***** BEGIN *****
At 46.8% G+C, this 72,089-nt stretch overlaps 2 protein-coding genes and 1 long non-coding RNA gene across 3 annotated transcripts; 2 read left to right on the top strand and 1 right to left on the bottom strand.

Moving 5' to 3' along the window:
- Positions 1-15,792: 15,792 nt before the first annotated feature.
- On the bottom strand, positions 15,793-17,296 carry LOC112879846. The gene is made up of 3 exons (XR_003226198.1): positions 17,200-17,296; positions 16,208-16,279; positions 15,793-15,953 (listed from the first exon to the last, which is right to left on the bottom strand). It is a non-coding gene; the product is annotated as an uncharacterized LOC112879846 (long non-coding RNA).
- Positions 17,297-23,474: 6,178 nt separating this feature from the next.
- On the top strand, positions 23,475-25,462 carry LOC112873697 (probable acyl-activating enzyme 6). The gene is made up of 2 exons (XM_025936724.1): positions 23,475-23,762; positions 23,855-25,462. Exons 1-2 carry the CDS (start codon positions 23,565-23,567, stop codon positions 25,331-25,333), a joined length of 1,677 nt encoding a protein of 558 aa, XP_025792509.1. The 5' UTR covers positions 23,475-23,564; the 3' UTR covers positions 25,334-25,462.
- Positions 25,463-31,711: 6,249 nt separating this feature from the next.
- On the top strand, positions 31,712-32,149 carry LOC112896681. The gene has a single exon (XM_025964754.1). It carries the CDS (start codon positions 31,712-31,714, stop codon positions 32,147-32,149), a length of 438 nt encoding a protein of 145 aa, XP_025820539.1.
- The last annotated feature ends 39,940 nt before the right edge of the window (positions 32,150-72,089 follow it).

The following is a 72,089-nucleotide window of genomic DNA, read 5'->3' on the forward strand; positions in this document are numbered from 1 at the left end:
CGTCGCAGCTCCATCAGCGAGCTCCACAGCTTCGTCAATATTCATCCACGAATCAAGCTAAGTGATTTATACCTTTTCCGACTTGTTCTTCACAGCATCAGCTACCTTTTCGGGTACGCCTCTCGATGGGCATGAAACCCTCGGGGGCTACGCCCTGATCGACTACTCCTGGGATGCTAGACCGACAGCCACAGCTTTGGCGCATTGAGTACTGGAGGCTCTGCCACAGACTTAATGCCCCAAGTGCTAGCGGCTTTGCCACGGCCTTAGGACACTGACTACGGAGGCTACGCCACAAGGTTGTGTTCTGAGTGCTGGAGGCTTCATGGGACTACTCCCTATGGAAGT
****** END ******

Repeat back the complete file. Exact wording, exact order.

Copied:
At 46.8% G+C, this 72,089-nt stretch overlaps 2 protein-coding genes and 1 long non-coding RNA gene across 3 annotated transcripts; 2 read left to right on the top strand and 1 right to left on the bottom strand.

Moving 5' to 3' along the window:
- Positions 1-15,792: 15,792 nt before the first annotated feature.
- On the bottom strand, positions 15,793-17,296 carry LOC112879846. The gene is made up of 3 exons (XR_003226198.1): positions 17,200-17,296; positions 16,208-16,279; positions 15,793-15,953 (listed from the first exon to the last, which is right to left on the bottom strand). It is a non-coding gene; the product is annotated as an uncharacterized LOC112879846 (long non-coding RNA).
- Positions 17,297-23,474: 6,178 nt separating this feature from the next.
- On the top strand, positions 23,475-25,462 carry LOC112873697 (probable acyl-activating enzyme 6). The gene is made up of 2 exons (XM_025936724.1): positions 23,475-23,762; positions 23,855-25,462. Exons 1-2 carry the CDS (start codon positions 23,565-23,567, stop codon positions 25,331-25,333), a joined length of 1,677 nt encoding a protein of 558 aa, XP_025792509.1. The 5' UTR covers positions 23,475-23,564; the 3' UTR covers positions 25,334-25,462.
- Positions 25,463-31,711: 6,249 nt separating this feature from the next.
- On the top strand, positions 31,712-32,149 carry LOC112896681. The gene has a single exon (XM_025964754.1). It carries the CDS (start codon positions 31,712-31,714, stop codon positions 32,147-32,149), a length of 438 nt encoding a protein of 145 aa, XP_025820539.1.
- The last annotated feature ends 39,940 nt before the right edge of the window (positions 32,150-72,089 follow it).

The following is a 72,089-nucleotide window of genomic DNA, read 5'->3' on the forward strand; positions in this document are numbered from 1 at the left end:
CGTCGCAGCTCCATCAGCGAGCTCCACAGCTTCGTCAATATTCATCCACGAATCAAGCTAAGTGATTTATACCTTTTCCGACTTGTTCTTCACAGCATCAGCTACCTTTTCGGGTACGCCTCTCGATGGGCATGAAACCCTCGGGGGCTACGCCCTGATCGACTACTCCTGGGATGCTAGACCGACAGCCACAGCTTTGGCGCATTGAGTACTGGAGGCTCTGCCACAGACTTAATGCCCCAAGTGCTAGCGGCTTTGCCACGGCCTTAGGACACTGACTACGGAGGCTACGCCACAAGGTTGTGTTCTGAGTGCTGGAGGCTTCATGGGACTACTCCCTATGGAAGT